Running a London pub: the dos and don’tsBy Phoebe French
the drinks business speaks to Chase Distillery’s James Chase and former bar director at Sketch, Dominic Jacobs, co-owners of The Running Horse in Mayfair, about the challenges of running a pub in the capital.
Running a pub in London has never been without difficulty, but with the Campaign for Real Ale (CAMRA) now estimating that an average of 21 pubs close every week in the UK, it is evidently a real struggle to stay afloat.
When CAMRA first launched its Good Beer Guide in the 1970s, the number of UK pubs totalled 75,000. In 2017, there are now less than 50,000, meaning that the number of UK pubs has reduced by a third. The industry body also has warned that UK pubs are facing a “ticking time bomb” due to rising business rates, which were introduced in April this year.
But is there a town and country divide? CAMRA believes there is. In a survey, it found that many out-of-town supermarkets and stores based on industrial estates saw their rates reduced following the revaluation in April, with town centre pubs bearing the brunt of the increases, a move, it says, “can only fuel the rate and level of pub closures”.
The operating costs associated with London pubs recently made headlines after a bar, based in Borough Market, was criticised for selling a pint of beer for £13.40.
Defending its decision, The Rake bar explained that the beer in question was Cloudwater’s DIPA, weighing in at 8.2% abv.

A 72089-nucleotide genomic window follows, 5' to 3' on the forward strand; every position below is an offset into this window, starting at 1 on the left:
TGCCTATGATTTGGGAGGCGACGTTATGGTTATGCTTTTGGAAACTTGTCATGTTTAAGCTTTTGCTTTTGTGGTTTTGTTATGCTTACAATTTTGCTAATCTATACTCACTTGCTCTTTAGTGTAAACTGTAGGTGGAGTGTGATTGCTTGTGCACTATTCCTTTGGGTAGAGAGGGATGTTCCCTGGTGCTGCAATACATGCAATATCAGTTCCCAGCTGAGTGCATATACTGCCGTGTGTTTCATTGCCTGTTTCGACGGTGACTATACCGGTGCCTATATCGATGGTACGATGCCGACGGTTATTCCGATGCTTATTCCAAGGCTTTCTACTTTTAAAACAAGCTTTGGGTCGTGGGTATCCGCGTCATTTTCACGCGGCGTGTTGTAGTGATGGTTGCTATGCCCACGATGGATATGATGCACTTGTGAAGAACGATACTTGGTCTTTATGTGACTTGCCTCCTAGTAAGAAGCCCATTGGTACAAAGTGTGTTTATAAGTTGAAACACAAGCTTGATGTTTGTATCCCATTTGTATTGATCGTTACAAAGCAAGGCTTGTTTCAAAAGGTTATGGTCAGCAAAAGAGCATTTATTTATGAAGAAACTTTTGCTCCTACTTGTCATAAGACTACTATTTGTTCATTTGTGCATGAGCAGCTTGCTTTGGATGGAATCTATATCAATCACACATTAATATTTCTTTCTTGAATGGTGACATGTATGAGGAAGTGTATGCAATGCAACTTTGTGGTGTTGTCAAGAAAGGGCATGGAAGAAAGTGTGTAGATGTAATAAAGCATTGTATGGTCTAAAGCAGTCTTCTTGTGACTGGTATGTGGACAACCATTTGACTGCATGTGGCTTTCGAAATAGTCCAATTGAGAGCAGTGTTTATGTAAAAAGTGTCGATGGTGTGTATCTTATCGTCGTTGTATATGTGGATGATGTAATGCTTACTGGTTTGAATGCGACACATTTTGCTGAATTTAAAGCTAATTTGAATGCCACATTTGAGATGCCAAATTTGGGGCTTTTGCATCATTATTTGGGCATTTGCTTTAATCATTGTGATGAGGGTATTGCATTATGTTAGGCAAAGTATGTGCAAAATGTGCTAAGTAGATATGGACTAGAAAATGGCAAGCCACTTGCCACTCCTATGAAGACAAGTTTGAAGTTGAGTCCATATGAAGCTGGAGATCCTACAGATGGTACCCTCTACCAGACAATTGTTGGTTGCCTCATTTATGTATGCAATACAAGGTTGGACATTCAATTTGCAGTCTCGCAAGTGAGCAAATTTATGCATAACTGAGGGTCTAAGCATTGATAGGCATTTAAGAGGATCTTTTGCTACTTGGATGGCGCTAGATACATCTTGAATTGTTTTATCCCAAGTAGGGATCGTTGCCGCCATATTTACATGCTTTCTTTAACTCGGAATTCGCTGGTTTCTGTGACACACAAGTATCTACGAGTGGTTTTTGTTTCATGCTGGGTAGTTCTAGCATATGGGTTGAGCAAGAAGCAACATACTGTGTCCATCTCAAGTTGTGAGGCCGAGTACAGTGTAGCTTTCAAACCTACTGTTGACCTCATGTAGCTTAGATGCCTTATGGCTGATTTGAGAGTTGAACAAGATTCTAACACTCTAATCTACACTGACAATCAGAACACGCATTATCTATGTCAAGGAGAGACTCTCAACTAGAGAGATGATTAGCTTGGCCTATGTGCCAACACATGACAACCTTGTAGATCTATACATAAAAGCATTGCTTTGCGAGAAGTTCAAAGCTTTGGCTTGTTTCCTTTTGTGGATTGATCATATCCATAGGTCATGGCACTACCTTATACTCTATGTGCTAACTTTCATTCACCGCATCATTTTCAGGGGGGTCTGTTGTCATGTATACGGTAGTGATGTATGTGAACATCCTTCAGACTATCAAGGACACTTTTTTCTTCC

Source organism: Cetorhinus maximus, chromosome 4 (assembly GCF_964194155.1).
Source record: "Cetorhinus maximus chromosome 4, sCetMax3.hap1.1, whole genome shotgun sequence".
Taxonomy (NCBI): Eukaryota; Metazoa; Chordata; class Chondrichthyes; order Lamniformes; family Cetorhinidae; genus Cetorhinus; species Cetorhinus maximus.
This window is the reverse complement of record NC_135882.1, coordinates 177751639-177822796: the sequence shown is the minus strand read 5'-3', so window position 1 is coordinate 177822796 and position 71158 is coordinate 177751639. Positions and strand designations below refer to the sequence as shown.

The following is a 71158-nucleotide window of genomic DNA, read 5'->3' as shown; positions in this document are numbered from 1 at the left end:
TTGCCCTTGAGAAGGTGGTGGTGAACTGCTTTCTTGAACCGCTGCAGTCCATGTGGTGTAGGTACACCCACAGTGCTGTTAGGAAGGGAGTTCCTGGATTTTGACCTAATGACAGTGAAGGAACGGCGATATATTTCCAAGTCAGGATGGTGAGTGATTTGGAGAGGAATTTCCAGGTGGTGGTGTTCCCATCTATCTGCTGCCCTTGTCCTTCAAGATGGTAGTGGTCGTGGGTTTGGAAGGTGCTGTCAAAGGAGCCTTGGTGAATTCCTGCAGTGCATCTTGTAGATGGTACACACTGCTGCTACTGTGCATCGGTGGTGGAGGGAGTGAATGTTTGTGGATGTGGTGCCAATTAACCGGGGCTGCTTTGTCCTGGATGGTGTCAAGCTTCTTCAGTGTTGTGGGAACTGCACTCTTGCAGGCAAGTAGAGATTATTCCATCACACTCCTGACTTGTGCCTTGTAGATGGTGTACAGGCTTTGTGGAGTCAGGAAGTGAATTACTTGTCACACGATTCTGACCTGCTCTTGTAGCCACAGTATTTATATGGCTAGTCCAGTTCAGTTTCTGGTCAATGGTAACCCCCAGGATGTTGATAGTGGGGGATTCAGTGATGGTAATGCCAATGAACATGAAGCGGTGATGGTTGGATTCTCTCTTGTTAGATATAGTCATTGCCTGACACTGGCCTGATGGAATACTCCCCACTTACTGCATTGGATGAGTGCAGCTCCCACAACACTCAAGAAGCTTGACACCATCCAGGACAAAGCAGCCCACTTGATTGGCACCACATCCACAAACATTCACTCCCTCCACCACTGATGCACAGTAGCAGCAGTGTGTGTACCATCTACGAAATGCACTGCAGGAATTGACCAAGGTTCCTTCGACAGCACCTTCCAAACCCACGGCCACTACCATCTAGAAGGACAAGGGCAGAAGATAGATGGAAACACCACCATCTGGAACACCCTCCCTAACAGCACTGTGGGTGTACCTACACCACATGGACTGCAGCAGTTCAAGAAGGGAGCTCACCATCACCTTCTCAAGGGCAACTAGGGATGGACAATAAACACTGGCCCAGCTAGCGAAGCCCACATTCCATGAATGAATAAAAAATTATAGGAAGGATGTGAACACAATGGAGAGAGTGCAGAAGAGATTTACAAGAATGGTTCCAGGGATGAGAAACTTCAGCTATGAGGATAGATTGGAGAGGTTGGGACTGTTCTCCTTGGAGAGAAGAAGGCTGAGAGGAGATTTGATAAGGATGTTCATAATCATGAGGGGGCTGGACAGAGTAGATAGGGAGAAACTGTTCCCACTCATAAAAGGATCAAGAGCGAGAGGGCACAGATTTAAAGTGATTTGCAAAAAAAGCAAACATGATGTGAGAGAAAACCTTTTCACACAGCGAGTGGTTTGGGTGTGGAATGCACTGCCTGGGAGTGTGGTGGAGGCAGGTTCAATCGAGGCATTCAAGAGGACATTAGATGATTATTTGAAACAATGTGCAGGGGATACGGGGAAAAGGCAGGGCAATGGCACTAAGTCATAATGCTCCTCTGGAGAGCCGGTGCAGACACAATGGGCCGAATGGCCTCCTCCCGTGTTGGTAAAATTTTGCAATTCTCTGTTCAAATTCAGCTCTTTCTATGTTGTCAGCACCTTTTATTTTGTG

“Cloudwater will not deliver directly to us unless we order a pallet from them and, if you know The Rake, you’ll also know we do not have the space to store a pallet; so this being the case we have to order through a distributor who will obviously put their margin on it,” the bar explained.
Distributor Euroboozer posted a breakdown of the costs involved, factoring in the high abv and therefore increased malt bill, the extra hops and Cloudwater’s own overheads. This was then added to The Rake’s operating costs.
For a London pub or bar, Euroboozer states that gross profit has to be in the region of 70% in order to be sustainable. The Rake was making a 66% gross profit margin on the Cloudwater beer.
On the other hand, there needs to be a balance in order to not alienate or annoy the consumer. CAMRA’s latest Good Pub Guide revealed that only 15% of UK beer drinkers now think that the price of a pint in the UK is either very or fairly affordable. It estimates that the average price of pint in the UK is now £3.60, with the average price in London coming in at £4.20.
But it isn’t all doom and gloom. Cask Marque believes there are opportunities to increase the prices of certain beers without ripping off the consumer. In its latest Cask Report, it stated that pubs should be charging more for cask beer, but stressed that higher priced beers should be served alongside those priced at “entry level”.
It has become apparent that pubs must diversify, not only in terms of their food offering, but by acting as a space for events and meetings or places to grab a coffee.
With these issues in mind, the drinks business catches up with two drinks professionals who decided to venture into the London pub market.
Chase and Jacobs had been looking for a venue for a bar when they stumbled upon The Running Horse in Mayfair. Having opened in Autumn 2013, the pub works with UK food and drink producers and champions the “field-to-bottle approach”.
Jacobs said: “When we were shown the Running Horse it immediately gave us the feeling in our stomachs, the one where you know something is right. We hadn’t set out for a pub, but realised that they actually represented great value in terms of square footage and location.”